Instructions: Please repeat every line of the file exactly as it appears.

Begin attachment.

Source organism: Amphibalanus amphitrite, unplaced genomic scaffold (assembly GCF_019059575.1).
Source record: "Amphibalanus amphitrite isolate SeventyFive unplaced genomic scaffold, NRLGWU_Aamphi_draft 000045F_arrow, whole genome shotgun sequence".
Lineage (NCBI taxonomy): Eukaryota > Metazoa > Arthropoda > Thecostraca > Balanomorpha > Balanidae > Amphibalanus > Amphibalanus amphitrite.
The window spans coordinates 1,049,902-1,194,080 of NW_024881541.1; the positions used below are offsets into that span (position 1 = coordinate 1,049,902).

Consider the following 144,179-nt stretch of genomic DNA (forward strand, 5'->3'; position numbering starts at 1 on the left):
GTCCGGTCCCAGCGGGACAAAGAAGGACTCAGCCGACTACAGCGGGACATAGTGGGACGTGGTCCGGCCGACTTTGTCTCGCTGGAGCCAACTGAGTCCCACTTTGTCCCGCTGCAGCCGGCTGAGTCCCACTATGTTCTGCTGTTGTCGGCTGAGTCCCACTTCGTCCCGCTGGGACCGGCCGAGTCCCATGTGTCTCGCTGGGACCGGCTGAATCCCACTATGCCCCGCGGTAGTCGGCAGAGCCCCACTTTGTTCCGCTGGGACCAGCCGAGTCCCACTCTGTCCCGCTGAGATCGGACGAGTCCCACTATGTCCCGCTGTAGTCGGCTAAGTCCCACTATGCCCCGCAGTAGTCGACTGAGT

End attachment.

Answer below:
Source organism: Amphibalanus amphitrite, unplaced genomic scaffold (assembly GCF_019059575.1).
Source record: "Amphibalanus amphitrite isolate SeventyFive unplaced genomic scaffold, NRLGWU_Aamphi_draft 000045F_arrow, whole genome shotgun sequence".
Lineage (NCBI taxonomy): Eukaryota > Metazoa > Arthropoda > Thecostraca > Balanomorpha > Balanidae > Amphibalanus > Amphibalanus amphitrite.
The window spans coordinates 1,049,902-1,194,080 of NW_024881541.1; the positions used below are offsets into that span (position 1 = coordinate 1,049,902).

Consider the following 144,179-nt stretch of genomic DNA (forward strand, 5'->3'; position numbering starts at 1 on the left):
GTCCGGTCCCAGCGGGACAAAGAAGGACTCAGCCGACTACAGCGGGACATAGTGGGACGTGGTCCGGCCGACTTTGTCTCGCTGGAGCCAACTGAGTCCCACTTTGTCCCGCTGCAGCCGGCTGAGTCCCACTATGTTCTGCTGTTGTCGGCTGAGTCCCACTTCGTCCCGCTGGGACCGGCCGAGTCCCATGTGTCTCGCTGGGACCGGCTGAATCCCACTATGCCCCGCGGTAGTCGGCAGAGCCCCACTTTGTTCCGCTGGGACCAGCCGAGTCCCACTCTGTCCCGCTGAGATCGGACGAGTCCCACTATGTCCCGCTGTAGTCGGCTAAGTCCCACTATGCCCCGCAGTAGTCGACTGAGT